While Maxine is grappling with personal and professional setbacks, her best friend is scheming to have her run for local office in Far Rockaway. She begins to face the systemic issues that are affecting her community. A play by Bleu Beckford-Burrell that’s part of The End of the Line Anthology of works, dramatizing intersecting lives in Far Rockaway where Beckford-Burrell grew up. 

🟩Your Own Personal Exegesis (Lincoln Center’s Claire Tow Theater)
The halls of a liberal parish are faced with countless crises in this play by Julia May Jonas

🟩Events (The Brick)
The description of this play by Bailey Williams begins: “The other day, something happened to Itchy at work. She started itching…”

December 8

🟥Ohio State Murders (James Earl Jones Theater, formerly the Cort)
Playwright Adrienne Kennedy makes her Broadway debut at age 91 in this 1992 one-act play starring Audra McDonald as a writer who returns to Ohio State University her alma mater (which is also Kennedy’s) as a guest speaker. As she explores the violence in her work, a dark time full or racism and a dark mystery full of murder unravel. My review of a previous production of Ohio State Murders. This one is directed by Kenny Leon.

🟩The Weak and the Strong (La MaMa)
A contemporary look at the mysterious compulsions that lead us to do what we wouldn’t and avoid what we would, inspired by Paul’s letter to the Romans and the Hebrews. A rodeo rider, too old to be riding, rides, as his mind and body slip, and his family struggles with the right ways to care.

🟫Ophelia (Bread + Puppet Theater at TNC)
The mysterious Ophelia is not an attachment to Hamlet, but the center around which all other elements spin, all of them puppets. Only Ophelia is real, played by director Peter Schumann’s grandson and frequent collaborator, 13-year-old Ira Karp.

🟨Tape (Theater of War Productions online)
Dramatic reading of Stephen Belber’s three-character play from 1999 as a catalyst for guided discussions about sexual assault, power dynamics, and consent.  co-presented by NYC Mayor’s Office to End Domestic and Gender-Based Violence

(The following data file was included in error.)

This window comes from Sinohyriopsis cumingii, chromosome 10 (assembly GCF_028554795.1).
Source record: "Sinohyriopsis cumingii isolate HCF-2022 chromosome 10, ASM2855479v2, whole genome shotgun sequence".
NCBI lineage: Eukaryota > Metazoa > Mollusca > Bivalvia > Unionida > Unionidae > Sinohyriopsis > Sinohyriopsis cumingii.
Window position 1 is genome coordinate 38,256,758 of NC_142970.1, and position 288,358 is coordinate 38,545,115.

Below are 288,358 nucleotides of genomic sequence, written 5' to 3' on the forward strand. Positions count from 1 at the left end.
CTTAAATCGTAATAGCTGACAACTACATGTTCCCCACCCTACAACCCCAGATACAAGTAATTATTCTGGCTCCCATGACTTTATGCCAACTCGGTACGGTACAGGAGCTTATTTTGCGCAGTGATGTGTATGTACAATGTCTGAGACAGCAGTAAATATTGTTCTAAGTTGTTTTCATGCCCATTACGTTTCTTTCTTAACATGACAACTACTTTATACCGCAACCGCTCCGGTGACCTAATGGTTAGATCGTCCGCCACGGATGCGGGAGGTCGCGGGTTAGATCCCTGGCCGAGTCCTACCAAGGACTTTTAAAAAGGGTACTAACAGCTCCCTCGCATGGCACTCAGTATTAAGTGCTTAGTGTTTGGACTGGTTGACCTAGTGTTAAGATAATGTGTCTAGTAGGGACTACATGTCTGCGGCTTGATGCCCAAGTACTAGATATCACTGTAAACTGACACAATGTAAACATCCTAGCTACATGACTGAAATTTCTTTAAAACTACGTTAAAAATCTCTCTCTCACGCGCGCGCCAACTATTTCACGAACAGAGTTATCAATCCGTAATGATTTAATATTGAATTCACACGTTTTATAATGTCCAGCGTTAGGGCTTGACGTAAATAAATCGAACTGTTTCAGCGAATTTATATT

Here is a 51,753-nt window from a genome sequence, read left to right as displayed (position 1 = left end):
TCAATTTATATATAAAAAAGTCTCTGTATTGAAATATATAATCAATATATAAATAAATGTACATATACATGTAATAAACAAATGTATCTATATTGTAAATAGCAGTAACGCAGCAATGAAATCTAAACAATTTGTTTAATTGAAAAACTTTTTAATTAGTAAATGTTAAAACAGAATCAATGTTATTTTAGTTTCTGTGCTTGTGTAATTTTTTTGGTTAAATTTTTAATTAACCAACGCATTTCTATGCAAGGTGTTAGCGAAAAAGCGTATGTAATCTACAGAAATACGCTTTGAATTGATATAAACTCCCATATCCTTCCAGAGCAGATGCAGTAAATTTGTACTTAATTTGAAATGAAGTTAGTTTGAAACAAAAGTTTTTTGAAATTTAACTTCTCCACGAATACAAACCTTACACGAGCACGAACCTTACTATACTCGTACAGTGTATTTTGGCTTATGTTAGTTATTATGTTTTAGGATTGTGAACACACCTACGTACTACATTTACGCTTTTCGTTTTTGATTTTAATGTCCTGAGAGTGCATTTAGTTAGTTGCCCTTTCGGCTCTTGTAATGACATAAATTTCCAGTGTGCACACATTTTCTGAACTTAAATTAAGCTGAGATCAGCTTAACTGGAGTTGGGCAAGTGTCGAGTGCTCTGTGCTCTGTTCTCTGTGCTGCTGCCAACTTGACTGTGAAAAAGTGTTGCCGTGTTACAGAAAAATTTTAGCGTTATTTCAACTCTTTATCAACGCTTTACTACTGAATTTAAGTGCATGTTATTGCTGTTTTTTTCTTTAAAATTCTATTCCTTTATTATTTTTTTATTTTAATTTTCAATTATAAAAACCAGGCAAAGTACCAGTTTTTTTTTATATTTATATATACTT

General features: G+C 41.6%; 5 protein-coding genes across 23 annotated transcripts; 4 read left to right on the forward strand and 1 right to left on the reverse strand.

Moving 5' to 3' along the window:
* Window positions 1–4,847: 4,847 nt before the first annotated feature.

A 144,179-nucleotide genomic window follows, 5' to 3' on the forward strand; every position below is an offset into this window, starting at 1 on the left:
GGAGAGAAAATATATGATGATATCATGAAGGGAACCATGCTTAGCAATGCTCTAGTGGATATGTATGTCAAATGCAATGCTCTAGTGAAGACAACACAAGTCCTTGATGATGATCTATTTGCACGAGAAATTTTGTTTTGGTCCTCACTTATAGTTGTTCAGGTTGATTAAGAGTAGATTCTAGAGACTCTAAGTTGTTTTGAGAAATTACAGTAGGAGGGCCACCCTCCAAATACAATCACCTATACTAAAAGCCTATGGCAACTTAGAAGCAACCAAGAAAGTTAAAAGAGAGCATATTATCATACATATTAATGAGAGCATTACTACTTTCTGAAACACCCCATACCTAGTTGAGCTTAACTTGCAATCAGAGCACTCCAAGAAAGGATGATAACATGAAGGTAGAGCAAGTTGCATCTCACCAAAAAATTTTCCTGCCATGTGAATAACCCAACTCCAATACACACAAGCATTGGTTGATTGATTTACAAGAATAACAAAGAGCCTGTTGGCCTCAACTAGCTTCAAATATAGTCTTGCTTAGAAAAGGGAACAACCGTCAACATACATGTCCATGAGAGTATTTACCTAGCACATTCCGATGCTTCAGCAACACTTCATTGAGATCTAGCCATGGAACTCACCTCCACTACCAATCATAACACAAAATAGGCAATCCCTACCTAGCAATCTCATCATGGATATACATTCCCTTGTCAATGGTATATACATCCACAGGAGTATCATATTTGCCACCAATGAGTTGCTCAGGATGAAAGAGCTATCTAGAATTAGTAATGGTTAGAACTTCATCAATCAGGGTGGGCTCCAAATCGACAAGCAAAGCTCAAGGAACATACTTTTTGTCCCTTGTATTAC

🟩Serials Cycle 5 (The Fled Collective at The Flea)
 The theater collective resumes its late night short play competition, December 8th-10th, and December 15th-17th at 9:00 pm

🟪⬜️Amahl and the Night Visitors (On Site Opera)
The Gian Carlo Menotti opera about the shepherd Amahl who offers up his crutch is presented at the Holy Apostles Soup Kitchen, in partnership with Breaking Ground, New York City’s largest provider of permanent supportive housing 

December 9

🟩Meat (The Tank)
This diet-culture comedy by Robert Leverett takes place at a luxury health facility in the woods of New Hampshire, where patients offer themselves up as host to the Lone Star Tick, a tiny parasite whose bite induces a meat allergy.

🟩Big Shot (The Chase Brock Experience at Theatre Row)
The company’s latest dance theater work is inspired by Brock’s own family’s drive-in restaurant, Brock’s of Hendersonville, North Carolina, which was around from 1949 to 1972. 

🟧Science in Theatre Festival (The Tank)
A three-day festival “that pairs playwrights with Scientists, combining theater with new technologies

⬜️Third Law (What The Neighbors Will Say at MITU580)

A thirty-minute, pay-what-you-can theatrical experience in which the audience members shape the world of the play, collaborating with the artists and with each other .

December 11

🟥Some Like It Hot (The Shubert)
A musical adaptation of the 1959 Billy Wilder film comedy, which starred Marilyn Monroe, and Tony Curtis, Jack Lemmon as two musicians who disguise themselves by dressing as women to escape from gangsters whom they witnessed committing a crime. They then join an all-female band. This is the third Broadway musical comedy in three years that adapts a movie about straight men who disguise themselves as women as part of a con, albeit a well-intentioned one. (The others were Tootsie and Mrs. Doubtfire.) The creative team has dealt with drag before: songwriters Mac Shaiman and Scott Wittman (Hairspray), book writer Matthew Lopez (The Legend of Georgia McBride) co-written with Amber Ruffin, Directed by Casey Nicholaw (Victor/Victoria)
The trio of musicians are portrayed by Christian Borle, J. Harrison Ghee, and Adrianna Hicks.